Funding for rare disorders
PHARMAC understands that people living with rare disorders face many challenges. These include access to suitable health care and effective medicines.
On this page
We encourage funding applications from suppliers or clinicians for medicines for rare disorders. We also scan the horizon for new medicines and might start an application ourselves.
Anyone can make an application for a medicine to be funded for a rare disorder.
Funding applications for rare disorder medicines need to meet these three policy principles.
- Medsafe, or an approved international regulatory authority, has approved the medicine for the specific indication or condition.
- The disorder is a clinically defined disorder that affects an identifiable and measurable patient population of less than 1:50,000 in New Zealand.
- The medicine is only registered to treat the rare disorder. If it is registered for other disorders (or is part of phase three clinical trials for other disorders), those other disorders must meet principle 2.
If the intent of all three principles is met, PHARMAC will accept an application for a rare disorders medicine and progress it. From there, we seek clinical advice from our expert advisory committees.
Suppliers of rare disorders medicines don't need Medsafe approval before applying to PHARMAC (Principle 1 notwithstanding). This differs from the funding application process for most other medicines. However, the medicine must be Medsafe-approved before a final decision can be made to fund it.
This flexibility enables us to consider funding applications before a Medsafe approves a medicine.
The Rare Disorders Subcommittee considers the funding application. It reviews the evidence for health benefit and need, then makes a recommendation to the Pharmacology and Therapeutics Advisory Committee (PTAC) and PHARMAC.
As with all medicines, if the Rare Disorders Subcommittee or PTAC recommend the application be declined, we may not progress the application any further. We would only reconsider the funding application if we receive additional information or new evidence.
If the Rare Disorders Subcommittee or PTAC make a positive recommendation, PHARMAC then ranks the funding application against all other funding applications to determine the next best investment.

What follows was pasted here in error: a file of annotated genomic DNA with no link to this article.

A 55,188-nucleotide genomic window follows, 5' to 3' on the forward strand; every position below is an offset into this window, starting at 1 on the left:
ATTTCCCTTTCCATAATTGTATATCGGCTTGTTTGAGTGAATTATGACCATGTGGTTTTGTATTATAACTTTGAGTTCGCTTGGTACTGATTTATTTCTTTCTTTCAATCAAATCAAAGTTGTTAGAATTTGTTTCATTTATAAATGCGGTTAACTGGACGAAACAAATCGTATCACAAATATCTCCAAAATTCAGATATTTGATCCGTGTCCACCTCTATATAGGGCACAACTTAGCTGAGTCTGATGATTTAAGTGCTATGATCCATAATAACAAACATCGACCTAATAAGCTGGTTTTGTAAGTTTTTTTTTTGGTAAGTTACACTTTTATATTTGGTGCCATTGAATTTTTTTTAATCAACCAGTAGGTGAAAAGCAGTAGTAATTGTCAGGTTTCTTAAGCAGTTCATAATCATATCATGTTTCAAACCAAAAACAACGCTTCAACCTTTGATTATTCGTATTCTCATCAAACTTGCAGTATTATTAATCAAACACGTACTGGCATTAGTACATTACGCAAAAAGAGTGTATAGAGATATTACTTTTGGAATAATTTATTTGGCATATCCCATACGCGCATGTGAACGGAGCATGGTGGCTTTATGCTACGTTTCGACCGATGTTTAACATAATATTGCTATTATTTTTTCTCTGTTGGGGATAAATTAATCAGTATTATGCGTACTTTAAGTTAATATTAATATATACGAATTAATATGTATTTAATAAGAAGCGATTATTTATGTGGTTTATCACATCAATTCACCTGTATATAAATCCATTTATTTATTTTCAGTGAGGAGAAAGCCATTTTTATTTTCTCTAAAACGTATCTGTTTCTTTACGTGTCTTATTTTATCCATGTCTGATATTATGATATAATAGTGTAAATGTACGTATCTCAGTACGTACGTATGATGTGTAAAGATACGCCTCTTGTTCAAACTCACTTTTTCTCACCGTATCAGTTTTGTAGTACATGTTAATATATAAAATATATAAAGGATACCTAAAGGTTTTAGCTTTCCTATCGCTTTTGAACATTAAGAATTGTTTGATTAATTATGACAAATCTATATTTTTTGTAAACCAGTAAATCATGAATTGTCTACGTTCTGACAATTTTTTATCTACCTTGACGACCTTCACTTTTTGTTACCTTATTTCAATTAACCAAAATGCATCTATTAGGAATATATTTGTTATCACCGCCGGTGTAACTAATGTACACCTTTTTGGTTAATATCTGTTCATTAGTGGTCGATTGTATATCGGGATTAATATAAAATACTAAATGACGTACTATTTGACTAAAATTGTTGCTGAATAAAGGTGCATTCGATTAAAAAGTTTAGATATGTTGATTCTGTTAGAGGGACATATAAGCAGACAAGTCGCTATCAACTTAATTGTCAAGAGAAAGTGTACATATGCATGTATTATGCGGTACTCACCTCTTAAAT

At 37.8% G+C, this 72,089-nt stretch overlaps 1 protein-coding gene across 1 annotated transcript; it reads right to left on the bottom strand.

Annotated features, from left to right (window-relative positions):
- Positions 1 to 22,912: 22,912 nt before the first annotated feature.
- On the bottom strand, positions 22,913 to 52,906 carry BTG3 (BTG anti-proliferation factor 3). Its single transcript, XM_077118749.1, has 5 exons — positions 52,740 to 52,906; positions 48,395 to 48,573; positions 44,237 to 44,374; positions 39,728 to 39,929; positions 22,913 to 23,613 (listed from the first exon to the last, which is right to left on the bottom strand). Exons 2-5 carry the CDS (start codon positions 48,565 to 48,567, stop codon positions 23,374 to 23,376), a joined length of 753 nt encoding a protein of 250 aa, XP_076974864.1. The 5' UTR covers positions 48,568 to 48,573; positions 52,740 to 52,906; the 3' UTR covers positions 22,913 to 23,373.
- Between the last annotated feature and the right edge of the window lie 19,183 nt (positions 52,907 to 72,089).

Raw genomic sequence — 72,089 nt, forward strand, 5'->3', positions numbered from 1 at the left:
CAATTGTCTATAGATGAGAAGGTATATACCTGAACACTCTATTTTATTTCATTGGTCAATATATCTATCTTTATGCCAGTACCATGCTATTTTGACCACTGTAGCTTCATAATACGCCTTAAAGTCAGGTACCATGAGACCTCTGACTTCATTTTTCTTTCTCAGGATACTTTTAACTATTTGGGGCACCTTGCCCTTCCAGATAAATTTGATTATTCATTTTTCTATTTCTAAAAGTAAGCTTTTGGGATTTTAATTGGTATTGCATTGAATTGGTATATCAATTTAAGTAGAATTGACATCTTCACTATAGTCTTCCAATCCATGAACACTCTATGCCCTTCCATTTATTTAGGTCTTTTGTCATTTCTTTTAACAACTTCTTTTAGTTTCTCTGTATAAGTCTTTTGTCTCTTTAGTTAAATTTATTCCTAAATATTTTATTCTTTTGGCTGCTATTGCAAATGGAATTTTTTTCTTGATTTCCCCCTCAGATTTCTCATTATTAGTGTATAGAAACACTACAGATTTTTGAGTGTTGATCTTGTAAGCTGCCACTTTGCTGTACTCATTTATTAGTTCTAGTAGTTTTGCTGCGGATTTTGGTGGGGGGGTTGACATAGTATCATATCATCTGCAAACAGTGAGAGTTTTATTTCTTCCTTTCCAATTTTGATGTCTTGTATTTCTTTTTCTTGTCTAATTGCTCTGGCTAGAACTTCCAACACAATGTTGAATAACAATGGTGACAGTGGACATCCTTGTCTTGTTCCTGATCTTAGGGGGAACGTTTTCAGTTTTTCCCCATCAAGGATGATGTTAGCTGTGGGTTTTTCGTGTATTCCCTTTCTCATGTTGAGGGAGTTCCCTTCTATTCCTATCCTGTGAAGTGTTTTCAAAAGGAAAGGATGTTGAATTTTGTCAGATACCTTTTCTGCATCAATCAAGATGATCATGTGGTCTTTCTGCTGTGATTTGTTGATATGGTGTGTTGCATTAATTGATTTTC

The members include some of New Zealand’s leading experts in treating rare disorders. The members’ specialties include:
- paediatric nephrology
- metabolic disorders
- blood disorders
One member is an Australian genetics and metabolic disorders specialist. They have been involved in Australia’s Life Saving Drugs Programme (LSDP).
The Rare Disorders Subcommittee assesses applications in the context of rare disorders treatments and bases its recommendations on:
- PHARMAC’s Factors for Consideration and
- their own clinical expertise.
The subcommittee met in September 2019 to discuss:
- Coenzyme Q10 for mitochondrial diseases(external link)
- Levocarnitine for ketogenic diet support and metabolic indications(external link)
- Cysteamine (mercaptamine) eye drops for cystinosis(external link)
- Nusinersen (Spinraza) resubmission for spinal muscular atrophy(external link)
- Migalastat resubmission for Fabry disease(external link)
- PTAC Rare Disorder Subcommittee Record 2019 09 [PDF 394 KB]
PHARMAC applies its Factors for Consideration to all funding decisions we make. The factors most relevant to our consideration of medicines for rare disorders are:
- Health need of the person – rare disorders can often be debilitating and severe. People with a rare disorder are often considered to have a high health need.
- The availability and suitability of existing medicines, medical devices and treatments. People with rare disorders often have limited alternative treatment options available.
- Health needs of others. Caring for a person with a rare disorder can impact on the health of those caring for them.
PHARMAC is always looking for new rare disorders medicines. As we learn of new information, we may approach suppliers or clinicians and encourage them to submit a funding application. On occasion we may start a funding application ourselves.
Our clinical advisers also stay up to date with the latest medicines on the market or in clinical trials through their professional practice.
We haven't always taken this approach. After wide consultation in 2014, we ran a contestable funding pilot with an RFP and separate pool of funds.
The pilot was reviewed by PHARMAC and an independent consultant. As a result, new medicines were funded and listed on the Pharmaceutical Schedule. While we didn't continue with the RFP approach, the pilot informed our current policy principles (above), which have been in place since 2018.
If you have any questions about PHARMAC’s work on rare disorders, email firstname.lastname@example.org